I’ve done extensive research into investment opportunities in agtech, or agritech, as some call it. The major problem with investing in agricultural technology innovation is that the best opportunities are private companies and VC investments. There are options if you’re ok with limited liquidity. Check out Agfunder, for example.
I, however, am not. Liquidity is one of my major investment must-haves. I mean super liquid.
Another problem with investing in Agtech is that many of the public investments in this field, and there really are relatively few, are “old tech.” This is seed biotech and agricultural chemicals technology. Fertilizers, fungicides, that kind of stuff.
The ag technologies that excite most investors and futurists are “cool” things like drones, precision agriculture, vertical farming and advanced hydroponics, to name a few. These are technologies that tend to deal with demographic and climate challenges by incorporating IOT and “smart” innovations.
However, we should not underestimate the value of continuing to improve seed technology. There is PLENTY of room to improve seed tech, especially in the pulses that work to feed the malnourished in emerging markets such as Africa and South East Asia.
A final challenge facing investors of late is the disruption happening in the industry right now via mergers and acquisitions.
Just a bit of personal experience here, but I put together tons of research into Monsanto and was watching $MON for a good investment entry point when the merger with Bayer was declared. At that point I had no idea what to do… do I invest in Monsanto, Bayer, or just wait it out and see what happens?
The three big mergers facing the chemicals / agribusiness industry as of this writing are:
- ChemChina and Syngenta
- Dow Chemical and DuPont
- Monsanto and Bayer
The three companies created through these mergers would own 80% of the market share of the U.S. corn seed sales and 70% of the global pesticide market. That’s a BIG deal, and farmers are worried… However, the company formed from the Dow-DuPont merger will be split into three totally separate companies in the end.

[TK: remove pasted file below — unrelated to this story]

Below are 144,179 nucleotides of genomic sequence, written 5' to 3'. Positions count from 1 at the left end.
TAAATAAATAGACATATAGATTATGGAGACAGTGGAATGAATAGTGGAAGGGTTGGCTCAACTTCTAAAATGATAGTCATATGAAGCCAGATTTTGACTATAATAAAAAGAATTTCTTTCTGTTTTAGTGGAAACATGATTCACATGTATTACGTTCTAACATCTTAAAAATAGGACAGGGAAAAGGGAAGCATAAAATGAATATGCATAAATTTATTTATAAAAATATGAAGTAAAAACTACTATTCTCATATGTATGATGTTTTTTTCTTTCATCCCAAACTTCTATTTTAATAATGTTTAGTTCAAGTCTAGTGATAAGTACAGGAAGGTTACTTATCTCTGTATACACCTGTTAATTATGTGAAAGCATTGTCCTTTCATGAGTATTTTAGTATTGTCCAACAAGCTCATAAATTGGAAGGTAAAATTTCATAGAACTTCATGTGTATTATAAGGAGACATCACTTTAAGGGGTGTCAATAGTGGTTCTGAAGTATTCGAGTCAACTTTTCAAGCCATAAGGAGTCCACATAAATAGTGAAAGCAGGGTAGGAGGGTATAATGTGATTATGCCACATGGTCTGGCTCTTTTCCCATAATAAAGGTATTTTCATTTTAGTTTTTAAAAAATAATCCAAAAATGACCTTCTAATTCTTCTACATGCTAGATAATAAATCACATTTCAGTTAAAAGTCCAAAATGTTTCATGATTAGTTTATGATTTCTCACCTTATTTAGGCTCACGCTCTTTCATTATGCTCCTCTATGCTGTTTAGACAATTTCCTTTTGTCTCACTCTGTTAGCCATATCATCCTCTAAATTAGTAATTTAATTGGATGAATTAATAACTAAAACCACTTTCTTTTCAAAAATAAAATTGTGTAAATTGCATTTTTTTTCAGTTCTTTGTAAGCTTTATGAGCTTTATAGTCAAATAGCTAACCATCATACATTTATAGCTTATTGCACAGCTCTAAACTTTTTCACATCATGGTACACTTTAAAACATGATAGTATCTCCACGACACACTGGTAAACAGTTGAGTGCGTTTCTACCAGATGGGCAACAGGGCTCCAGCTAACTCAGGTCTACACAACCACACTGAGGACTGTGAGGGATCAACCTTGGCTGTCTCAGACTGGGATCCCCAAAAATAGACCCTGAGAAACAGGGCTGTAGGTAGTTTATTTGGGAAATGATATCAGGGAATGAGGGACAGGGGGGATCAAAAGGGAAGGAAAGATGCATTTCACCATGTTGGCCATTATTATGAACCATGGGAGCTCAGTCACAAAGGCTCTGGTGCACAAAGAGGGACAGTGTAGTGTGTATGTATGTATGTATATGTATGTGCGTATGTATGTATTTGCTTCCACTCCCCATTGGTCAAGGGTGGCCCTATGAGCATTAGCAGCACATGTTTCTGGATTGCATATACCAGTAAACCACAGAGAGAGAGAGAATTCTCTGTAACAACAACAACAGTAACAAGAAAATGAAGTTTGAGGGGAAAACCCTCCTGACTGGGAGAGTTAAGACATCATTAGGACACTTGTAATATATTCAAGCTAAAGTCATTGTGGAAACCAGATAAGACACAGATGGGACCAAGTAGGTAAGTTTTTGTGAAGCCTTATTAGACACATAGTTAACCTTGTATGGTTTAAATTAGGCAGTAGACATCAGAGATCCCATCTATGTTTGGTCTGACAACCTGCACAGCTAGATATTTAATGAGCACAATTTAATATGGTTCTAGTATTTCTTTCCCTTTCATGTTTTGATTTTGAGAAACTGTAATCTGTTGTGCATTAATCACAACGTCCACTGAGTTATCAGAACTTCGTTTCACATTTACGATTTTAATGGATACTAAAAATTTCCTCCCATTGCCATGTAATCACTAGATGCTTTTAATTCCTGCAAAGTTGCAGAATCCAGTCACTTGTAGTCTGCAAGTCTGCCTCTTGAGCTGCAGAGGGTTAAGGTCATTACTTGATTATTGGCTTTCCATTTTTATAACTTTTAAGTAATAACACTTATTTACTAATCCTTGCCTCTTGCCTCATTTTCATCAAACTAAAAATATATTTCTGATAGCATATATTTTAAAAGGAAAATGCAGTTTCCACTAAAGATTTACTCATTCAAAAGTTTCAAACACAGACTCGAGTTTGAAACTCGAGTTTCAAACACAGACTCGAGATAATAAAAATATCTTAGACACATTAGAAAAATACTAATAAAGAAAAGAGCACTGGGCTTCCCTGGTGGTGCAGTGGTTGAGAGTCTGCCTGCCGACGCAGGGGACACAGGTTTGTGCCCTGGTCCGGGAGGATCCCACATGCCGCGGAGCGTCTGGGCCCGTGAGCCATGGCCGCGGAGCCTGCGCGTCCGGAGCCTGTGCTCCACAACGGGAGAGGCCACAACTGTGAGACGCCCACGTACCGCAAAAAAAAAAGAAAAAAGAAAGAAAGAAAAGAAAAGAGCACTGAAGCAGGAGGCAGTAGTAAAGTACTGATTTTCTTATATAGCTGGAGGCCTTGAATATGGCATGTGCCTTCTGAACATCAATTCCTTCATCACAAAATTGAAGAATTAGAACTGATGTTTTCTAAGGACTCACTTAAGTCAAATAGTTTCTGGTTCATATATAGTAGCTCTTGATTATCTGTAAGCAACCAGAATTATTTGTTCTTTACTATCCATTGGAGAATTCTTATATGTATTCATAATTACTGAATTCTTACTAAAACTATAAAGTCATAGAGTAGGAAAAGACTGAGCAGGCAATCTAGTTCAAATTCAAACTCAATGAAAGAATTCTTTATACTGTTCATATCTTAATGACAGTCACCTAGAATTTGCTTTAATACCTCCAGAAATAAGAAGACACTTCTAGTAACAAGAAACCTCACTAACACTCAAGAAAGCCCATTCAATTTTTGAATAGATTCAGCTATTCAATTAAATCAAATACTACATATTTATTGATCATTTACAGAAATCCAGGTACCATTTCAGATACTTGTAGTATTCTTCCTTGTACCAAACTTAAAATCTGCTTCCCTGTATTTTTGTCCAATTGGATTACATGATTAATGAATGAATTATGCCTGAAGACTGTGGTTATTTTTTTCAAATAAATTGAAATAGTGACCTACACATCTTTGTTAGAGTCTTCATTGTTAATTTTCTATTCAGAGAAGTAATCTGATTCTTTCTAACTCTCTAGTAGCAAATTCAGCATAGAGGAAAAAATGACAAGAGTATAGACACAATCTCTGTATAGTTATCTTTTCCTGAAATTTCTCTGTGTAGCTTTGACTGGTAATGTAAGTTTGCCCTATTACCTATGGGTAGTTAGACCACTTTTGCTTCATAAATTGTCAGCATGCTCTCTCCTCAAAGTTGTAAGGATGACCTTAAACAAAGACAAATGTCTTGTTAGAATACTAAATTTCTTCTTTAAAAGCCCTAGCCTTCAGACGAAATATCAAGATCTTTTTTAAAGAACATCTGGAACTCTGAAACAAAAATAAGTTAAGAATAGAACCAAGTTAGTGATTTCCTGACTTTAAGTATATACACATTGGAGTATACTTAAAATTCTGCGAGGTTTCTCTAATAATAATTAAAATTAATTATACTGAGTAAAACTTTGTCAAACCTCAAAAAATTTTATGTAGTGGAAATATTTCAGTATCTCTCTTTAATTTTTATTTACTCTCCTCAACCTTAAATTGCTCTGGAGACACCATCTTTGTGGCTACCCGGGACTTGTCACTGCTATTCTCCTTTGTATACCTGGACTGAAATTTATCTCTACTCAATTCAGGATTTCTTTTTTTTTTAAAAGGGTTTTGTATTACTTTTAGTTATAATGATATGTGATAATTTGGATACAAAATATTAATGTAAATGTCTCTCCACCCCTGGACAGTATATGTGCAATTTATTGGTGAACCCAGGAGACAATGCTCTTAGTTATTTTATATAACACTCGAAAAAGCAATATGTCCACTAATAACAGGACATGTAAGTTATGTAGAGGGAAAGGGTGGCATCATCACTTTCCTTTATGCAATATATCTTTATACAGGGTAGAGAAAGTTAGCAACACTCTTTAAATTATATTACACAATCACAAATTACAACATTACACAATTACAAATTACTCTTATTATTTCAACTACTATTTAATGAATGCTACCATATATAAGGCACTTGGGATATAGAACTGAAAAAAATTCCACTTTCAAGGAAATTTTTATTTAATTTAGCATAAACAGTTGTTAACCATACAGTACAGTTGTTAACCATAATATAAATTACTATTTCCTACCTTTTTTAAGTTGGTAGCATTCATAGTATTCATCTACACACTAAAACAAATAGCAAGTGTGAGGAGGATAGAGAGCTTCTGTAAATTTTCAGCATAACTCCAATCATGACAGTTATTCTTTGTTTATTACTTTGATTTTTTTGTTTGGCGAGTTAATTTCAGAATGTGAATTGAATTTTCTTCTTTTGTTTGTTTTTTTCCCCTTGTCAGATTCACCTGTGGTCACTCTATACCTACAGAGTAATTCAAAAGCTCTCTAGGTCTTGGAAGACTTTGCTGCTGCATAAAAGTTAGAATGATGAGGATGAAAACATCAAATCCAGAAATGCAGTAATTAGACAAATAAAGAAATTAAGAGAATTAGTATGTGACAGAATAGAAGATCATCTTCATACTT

Diana Moss, president of the American Antitrust Institute, said the mergers will have “potentially adverse effects that could reduce innovation, increase seed costs and raise consumer food prices.” She said the Dow-DuPont and Monsanto-Bayer mergers could be particularly devastating. “They will eliminate head-to-head competition in markets for certain crop seed and chemicals,” said Moss.
OK… I know that sounds bad. But remember… disruption always hurts. As Fourth Industrial Revolution investors, our goal is to find ways to capitalize on the disruption. To make money from change. And as one of the four pillars of #4IR innovation, investing in Agtech is unavoidable.
I’ve determined that investing in Bayer is my choice for Agtech innovator. I believe the new Bayer will be more diversified that other new companies, and I like the Life Sciences element of the Bayer portfolio since Medtech is yet another pillar of #4IR innovation.
On the agtech side I like Monsanto’s VC investing activity and I’m interested in seeing what Bayer can do with Climate Corp.
Thanks for reading! I hope you enjoyed!
Join me next time as I explore the new Bayer.